Last week, I decided to stop using my iPhone 12 Pro and Apple Watch for a month.
Instead, I reached for the wonderful Google Pixel 4a and wrapped a Casio G-Shock around my wrist.
I’m now ten days into this experiment, and while I’m going to leave my thoughts on the iPhone until the day I pick it up once again, I’ve been fascinated by my reaction to the sudden absence of the Apple Watch.
I immediately bought the first Apple Watch when it was launched in 2015. I do this with a lot of Apple tech. So often, in fact, that it has become something of a running joke among friends and family.
“Mark… you spent how much on an oversized iPhone? What are you even going to do with that ‘iPad’?”
The Apple Watch has become a piece of technology to which I’ve become religiously attached. Literally. The only thing that comes close is the iPhone.
It was after a run a few weeks ago when I experienced a sudden lightbulb moment. As I stopped the running activity on my Apple Watch, I realised that I hadn’t been paying attention to the data it generated for months. The distance covered (I know that like the back of my hand – I run the same route every day), calories burned, and the number of exercise minutes was no longer of interest to me.
This wasn’t a conscious decision, either. I just naturally became disinterested in that data. This is surprising because I used to be obsessed with closing all three rings every day; so obsessed, in fact, that the activity ring watch face remained my default choice for a couple of years.
These days, my watch face is a photo featuring the time, date, and my next task. That’s it.
This begged the question: why was I still wearing an Apple Watch?
So, here are the things I used to use my Apple Watch for, and how I feel about each one now that I’ve metaphorically ripped them from my arm.
Before every run, I start the running activity on my Apple Watch. Now that it’s not there, I simply head out of the door and run.
When I’ve finished my run, I get showered, eat lunch and get on with my day. The only difference without the Apple Watch is the starting and stopping of the running activity.
Maybe I’m getting this all wrong. Perhaps I should be paying attention to the health data the Watch generates during physical activity. I used to, as previously noted.
Maybe I need to get a little more inventive with my workout routine.
However, the fact remains that I don’t feel like I’m missing out on anything, fitness-related, now that the Watch is sat gathering dust on my bedside table.
Ok, this is one Apple Watch feature for which I’ve yearned a couple of times since switching to the G-Shock.
I’m one of those people who runs with his phone clasped in his hand. I do this mainly because I can never trust the Apple Watch to sync the most recent podcast or playlist I want to listen to – if that’s how I fancy soundtracking my workout.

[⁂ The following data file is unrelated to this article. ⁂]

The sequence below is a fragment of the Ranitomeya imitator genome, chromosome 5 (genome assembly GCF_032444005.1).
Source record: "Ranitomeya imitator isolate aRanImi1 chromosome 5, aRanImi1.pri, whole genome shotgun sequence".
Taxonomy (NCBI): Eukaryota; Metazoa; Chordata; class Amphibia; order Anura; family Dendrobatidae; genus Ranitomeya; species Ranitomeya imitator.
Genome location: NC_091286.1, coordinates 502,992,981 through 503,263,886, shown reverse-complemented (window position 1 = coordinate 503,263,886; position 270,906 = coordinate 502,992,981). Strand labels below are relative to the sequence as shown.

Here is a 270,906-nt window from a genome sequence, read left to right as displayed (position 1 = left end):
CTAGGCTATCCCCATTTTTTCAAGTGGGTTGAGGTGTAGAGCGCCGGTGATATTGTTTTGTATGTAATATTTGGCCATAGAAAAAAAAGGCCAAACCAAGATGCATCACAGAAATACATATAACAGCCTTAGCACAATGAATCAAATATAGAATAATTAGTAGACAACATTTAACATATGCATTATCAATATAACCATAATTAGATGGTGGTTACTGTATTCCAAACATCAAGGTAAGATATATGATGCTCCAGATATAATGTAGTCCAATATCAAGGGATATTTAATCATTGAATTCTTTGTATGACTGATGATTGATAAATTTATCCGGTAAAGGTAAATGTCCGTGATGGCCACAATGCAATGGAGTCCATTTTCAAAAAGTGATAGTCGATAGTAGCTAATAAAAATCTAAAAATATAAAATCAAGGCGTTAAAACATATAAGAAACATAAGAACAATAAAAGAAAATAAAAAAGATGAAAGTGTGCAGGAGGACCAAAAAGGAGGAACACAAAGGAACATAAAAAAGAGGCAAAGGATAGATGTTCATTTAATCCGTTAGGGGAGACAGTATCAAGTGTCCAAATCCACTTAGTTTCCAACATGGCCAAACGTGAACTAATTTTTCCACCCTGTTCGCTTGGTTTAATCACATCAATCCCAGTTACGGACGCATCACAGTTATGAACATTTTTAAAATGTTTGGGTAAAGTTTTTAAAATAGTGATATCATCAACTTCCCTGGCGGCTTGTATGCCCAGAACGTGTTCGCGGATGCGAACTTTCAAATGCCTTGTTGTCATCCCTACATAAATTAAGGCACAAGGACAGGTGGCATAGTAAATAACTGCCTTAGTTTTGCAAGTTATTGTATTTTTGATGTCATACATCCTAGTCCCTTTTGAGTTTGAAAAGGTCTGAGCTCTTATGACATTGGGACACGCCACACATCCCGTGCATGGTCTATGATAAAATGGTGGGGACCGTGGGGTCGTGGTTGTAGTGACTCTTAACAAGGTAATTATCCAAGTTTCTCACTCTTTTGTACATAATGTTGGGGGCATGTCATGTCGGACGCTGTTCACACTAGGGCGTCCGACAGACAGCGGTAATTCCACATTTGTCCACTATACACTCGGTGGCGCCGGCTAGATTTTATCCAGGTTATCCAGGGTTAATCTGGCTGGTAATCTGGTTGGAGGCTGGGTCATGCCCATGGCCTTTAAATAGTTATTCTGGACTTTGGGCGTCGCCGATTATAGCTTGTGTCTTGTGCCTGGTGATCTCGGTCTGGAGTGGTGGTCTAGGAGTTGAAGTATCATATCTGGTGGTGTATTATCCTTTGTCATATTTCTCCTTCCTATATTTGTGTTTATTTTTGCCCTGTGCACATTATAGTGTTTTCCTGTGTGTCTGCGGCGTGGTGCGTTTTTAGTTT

Sometimes, however, I’ll head out with just the Apple Watch and my AirPods Pro for company and listen to my default running playlist. It’s massively convenient, and a real highlight of the Apple ecosystem.
But I’ve got by just fine without that feature, to be honest. I now run with the Pixel 4a and a pair of Sennheiser Momentum True Wireless 2 earbuds, and the phone is small enough not to be a burden while running.
Last night, my girlfriend and I were talking about the need to get some cash out for a purchase.
“I don’t think I’ve been to a cash machine for about three years,” I told her. “In fact, I’ve forgotten my pin number.”
“Really? I don’t believe you,” she said, raising an eyebrow.
“No, really,” I responded. “I always use Apple Pay.
Then it struck me; I hadn’t used Apple Pay for ten days. Granted, we’re living in a slightly different world at the moment, but on the few occasions I have ventured out, I’ve been using Google Pay on the Pixel 4a.
Guess what? I haven’t missed it on the Watch at all – as convenient as that feature admittedly is.
This one is easy.
Notifications on the Apple Watch are all fine and dandy when you’re on your own or sat watching TV with your better half. In every other situation, reacting to them is just plain rude.
I’ve never felt comfortable with this aspect of the Apple Watch. There is nothing more uncomfortable than the feeling you get during a meeting or one-on-one where the little faux ‘tap’ on your wrist causes you to glance at your wrist. And it usually happens while the other person is mid-flow.
“Got somewhere to be, Mark?”
So, notifications? It’s actually been quite refreshing not to have them on my wrist, to be honest.
Without the Apple Watch on my wrist, I now have to unlock my M1 Mac mini like some kind of prehistoric animal. Yes, I have to type in the password.
Granted, you get pretty used to the convenience of the Apple Watch unlocking your Mac for you. When that ability is removed, it does feel a little frustrating at first, but you quickly get used to the way things once were.
On the M1 MacBook Air, this isn’t a big deal, thanks to Touch ID. But the absence of my Apple Watch hasn’t noticeably impacted my daily productivity in this regard. Typing a password takes seconds.
I’m only ten days into this month-long experiment, but I’m already amazed by how little I miss the Apple Watch.
Will it return to my wrist? To be honest, it has to, because I need to remain up to speed with its development, but I don’t think it’ll be such a permanent fixture now that I’ve lived without the Apple Watch for the longest time since 2015.
They often say the first few days of missing something are the hardest, therefore I think I may have already passed the trickiest part of this test. We’ll see.
I’ll report back. Stay tuned.